Every year on October 20th, millions wear purple to support LGBTQ youth and stand against bullying for Spirit Day. And what a sight this year! We’ve been thrilled to see Latinx and Spanish-speaking celebrities, performers, artists, organizations, TV hosts and influencers standing with us in 2022. Check out some of them below:
Pedro Julio Serrano, Puerto Rican human rights activist and LGBTQ advocate
— Pedro Julio Serrano (@PedroJulio) October 20, 2022
Ana Maria Polo, host of Caso Cerrado
Como cada año el 20 de octubre en #SpiritDay subo una foto mía vistiendo morado en rechazo al bullying y apoyo hacia jóvenes LGBTQ.
Hoy cambia tus redes a morado si estás en contra del acoso!!#HeDicho #CasoCerrado #AnaMariaPolo @glaad pic.twitter.com/6dbNJdWlOr
— Ana Maria Polo (@AnaPoloTV) October 20, 2022
Juliana Joel, actor from Raven’s Home and the upcoming film Total Dominion
Alex Orué, podcaster and global coordinator for It Gets Better Español
Hoy es #SpiritDay, efeméride impulsada por @glaad que nos invita a un gesto de solidaridad —vistiendo de morado— con jóvenes LGBTQ+ de nuestros círculos y que quizás aún no sean visibles o estén viviendo bullying, para recordarles que tienen aliades y en no estén soles. pic.twitter.com/Bex1fGJhnY
— Alex Orué (@Alex_Orue) October 20, 2022
Homosensual, the most widely read LGBTQ digital publication in Mexico and Latin America
— Homosensual (@SoyHomosensual) October 20, 2022
The Gay Chorus of Lima Peru
El #spiritday se inició en 2010 en respuesta a una serie de suicidios, de estudiantes homosexuales por el #bullying. GLAAD, cada tercer jueves del mes de octubre invita a vestir de color púrpura como una señal visible de apoyo a los jóvenes LGBTQ+ que sufren de acoso. pic.twitter.com/IylIjssiho
— Coro Gay de Lima (@corogaydelima) October 20, 2022
Fundación Sergio Urrego, a non-profit combatting suicide and discrimination in Colombia
¿Sabes por qué se celebra el #spiritday? Es el día donde todxs muestran apoyo a los jóvenes LGBTQ+ y así poder tomar una posición contra el acoso. #YoTambienFuiSergio #OrgulloDeSer #LGBTQ #InstaGay #Gay #InstaLesbian pic.twitter.com/uXgbfVx01F
— Fundación Sergio Urrego (@sergiourregoorg) October 20, 2022
Marea Diversa, a community group in Mexico City
Hoy es el dia #SpiritDay o DíaDelEspíritu.
Desde @DiversidadCDMX te invitamos a vestir con una prenda morada y sumarte a la lucha contra el #bullying y #discriminación hacia adolescentes y jóvenes LGBTTTI+ …1/2 pic.twitter.com/5UBQ5S6sJv
— MareaDiversaCDMX (@MareaDiversaMx) October 20, 2022
The hosts of En Casa con Telemundo
Stellantis U.S., tweeting from their official Spanish-language account
Hoy, el emblema #Pentastar que adorna la parte superior de las oficianas de #StellantisNA en Auburn Hills, Michigan, brilla en color púrpura con motivo del #LGBTQ+ #SpiritDay, un día para concienciar sobre el problema del “bullying” que afecta a la comunidad de jóvenes LGBTQ+. pic.twitter.com/rpqMNTdTPc
— Stellantis US en Español (@StellantisNAEsp) October 20, 2022
Major League Baseball, tweeting from their official Spanish-language account
— LasMayores (@LasMayores) October 20, 2022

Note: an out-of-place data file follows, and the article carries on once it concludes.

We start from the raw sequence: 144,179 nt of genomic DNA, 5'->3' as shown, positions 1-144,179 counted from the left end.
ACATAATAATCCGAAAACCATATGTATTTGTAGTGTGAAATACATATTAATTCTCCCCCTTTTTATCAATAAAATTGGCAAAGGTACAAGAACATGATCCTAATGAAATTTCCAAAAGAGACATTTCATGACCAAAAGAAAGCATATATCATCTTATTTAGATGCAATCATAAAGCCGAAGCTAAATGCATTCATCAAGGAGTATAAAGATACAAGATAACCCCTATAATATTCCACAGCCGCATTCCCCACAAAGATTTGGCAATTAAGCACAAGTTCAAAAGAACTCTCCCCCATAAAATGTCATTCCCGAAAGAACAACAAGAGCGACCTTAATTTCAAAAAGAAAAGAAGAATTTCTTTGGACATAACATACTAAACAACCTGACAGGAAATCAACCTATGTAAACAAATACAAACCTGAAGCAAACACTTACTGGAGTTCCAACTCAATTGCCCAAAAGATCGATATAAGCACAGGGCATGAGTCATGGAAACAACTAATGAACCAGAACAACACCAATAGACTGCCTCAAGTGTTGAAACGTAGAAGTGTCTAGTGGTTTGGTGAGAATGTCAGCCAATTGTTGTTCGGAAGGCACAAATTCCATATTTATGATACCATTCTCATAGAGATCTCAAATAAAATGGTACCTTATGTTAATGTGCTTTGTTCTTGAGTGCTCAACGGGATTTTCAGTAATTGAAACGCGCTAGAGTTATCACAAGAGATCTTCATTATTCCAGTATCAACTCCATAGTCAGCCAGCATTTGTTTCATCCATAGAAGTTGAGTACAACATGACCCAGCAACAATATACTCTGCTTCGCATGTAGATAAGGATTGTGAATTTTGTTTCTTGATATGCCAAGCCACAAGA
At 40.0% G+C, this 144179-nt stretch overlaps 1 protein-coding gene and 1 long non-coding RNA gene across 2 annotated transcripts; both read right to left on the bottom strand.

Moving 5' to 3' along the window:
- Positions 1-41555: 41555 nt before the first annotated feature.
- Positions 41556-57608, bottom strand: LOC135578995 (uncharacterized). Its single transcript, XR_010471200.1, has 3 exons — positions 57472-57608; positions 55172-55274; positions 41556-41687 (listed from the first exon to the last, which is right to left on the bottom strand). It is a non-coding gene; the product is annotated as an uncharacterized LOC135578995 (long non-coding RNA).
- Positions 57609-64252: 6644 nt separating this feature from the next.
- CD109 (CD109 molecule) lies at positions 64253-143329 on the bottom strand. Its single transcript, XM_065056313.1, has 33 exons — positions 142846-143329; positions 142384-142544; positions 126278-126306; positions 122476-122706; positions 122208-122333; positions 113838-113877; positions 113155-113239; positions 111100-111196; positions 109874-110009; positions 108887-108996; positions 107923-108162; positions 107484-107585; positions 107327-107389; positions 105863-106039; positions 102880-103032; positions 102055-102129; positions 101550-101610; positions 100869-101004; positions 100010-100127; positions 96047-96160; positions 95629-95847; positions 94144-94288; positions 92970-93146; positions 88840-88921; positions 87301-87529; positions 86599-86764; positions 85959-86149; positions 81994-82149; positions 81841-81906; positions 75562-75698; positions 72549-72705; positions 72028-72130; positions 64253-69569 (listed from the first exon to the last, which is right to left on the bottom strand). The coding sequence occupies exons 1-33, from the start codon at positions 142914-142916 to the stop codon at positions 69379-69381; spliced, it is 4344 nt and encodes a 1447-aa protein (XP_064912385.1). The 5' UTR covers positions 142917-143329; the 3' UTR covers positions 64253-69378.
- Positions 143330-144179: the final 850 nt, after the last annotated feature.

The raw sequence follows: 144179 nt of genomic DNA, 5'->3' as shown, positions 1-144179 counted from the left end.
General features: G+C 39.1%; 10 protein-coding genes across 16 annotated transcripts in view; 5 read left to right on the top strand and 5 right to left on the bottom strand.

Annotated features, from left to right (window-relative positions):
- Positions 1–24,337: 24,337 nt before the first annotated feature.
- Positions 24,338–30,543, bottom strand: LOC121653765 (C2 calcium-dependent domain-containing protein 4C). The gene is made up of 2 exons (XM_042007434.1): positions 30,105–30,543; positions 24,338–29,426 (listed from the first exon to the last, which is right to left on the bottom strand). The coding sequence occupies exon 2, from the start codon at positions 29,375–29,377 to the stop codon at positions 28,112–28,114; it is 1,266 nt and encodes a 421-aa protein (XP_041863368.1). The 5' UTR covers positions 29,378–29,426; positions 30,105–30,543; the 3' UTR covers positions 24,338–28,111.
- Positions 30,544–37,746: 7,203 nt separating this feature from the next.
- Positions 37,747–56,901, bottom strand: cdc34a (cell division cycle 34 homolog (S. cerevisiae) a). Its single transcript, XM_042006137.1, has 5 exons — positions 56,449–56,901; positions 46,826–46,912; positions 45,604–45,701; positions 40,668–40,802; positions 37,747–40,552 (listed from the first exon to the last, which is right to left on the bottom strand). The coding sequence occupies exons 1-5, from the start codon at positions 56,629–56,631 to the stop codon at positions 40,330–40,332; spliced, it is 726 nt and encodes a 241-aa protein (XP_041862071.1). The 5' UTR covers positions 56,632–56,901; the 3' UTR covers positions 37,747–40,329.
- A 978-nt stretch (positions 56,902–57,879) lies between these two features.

Boston Red Sox, tweeting from their official Spanish-language account
— Red Sox de Boston (@RedSoxBeisbol) October 20, 2022
GLAAD organizes celebrities, media outlets, brands, landmarks, sports leagues, faith groups, school districts, organizations, colleges and universities in what has become the most visible anti-LGBTQ bullying campaign in the world. Purple symbolizes spirit on the rainbow flag.
The annual tradition was started in 2010 by GLAAD and then high school student Brittany McMillan, in memory of the LGBTQ youth who died by suicide. McMillan encouraged her friends to wear purple on a day in October — a day that came to be known as Spirit Day.
Today, LGBTQ youth, and especially trans and nonbinary youth, are experiencing a level of scrutiny in schools we have never seen, leading to an environment rife with stressors beyond the peer-to-peer bullying of the past. From book bans, to bans on trans youth in sports, to bathroom restrictions and teachers barred from using correct pronouns, the means by which a student can express themselves and see others like them are increasingly being challenged.
GLSEN’s National School Climate Survey, released earlier this week, reported nearly 82% of LGBTQ students feel unsafe in school. 76% experienced in-person verbal harassment (e.g., called names or threatened) and 31% were physically harassed. Earlier this year, The Trevor Project reported 85% of transgender and nonbinary youth say that recent debates around anti-trans bills have negatively impacted their mental health.
GLAAD’s 2022 Social Media Safety Index found severe harassment for LGBTQ users when compared to 2021. This anti-LGBTQ rhetoric translates to real-life harm and has been cited as drivers of many of the over 300 anti-LGBTQ bills introduced in states around the country this year alone, many of which target LGBTQ young people.
Take the Spirit Day pledge to show LGBTQ youth you’ve got their backs at glaad.org/spiritday.
For more information on Spirit Day, visit glaad.org/spiritday and follow @GLAAD on Twitter, Facebook, Instagram and TikTok to keep up to date with #SpiritDay news.
GLAAD rewrites the script for LGBTQ acceptance. As a dynamic media force, GLAAD tackles tough issues to shape the narrative and provoke dialogue that leads to cultural change. GLAAD protects all that has been accomplished and creates a world where everyone can live the life they love. For more information, please visit www.glaad.org or connect with GLAAD on Facebook and Twitter.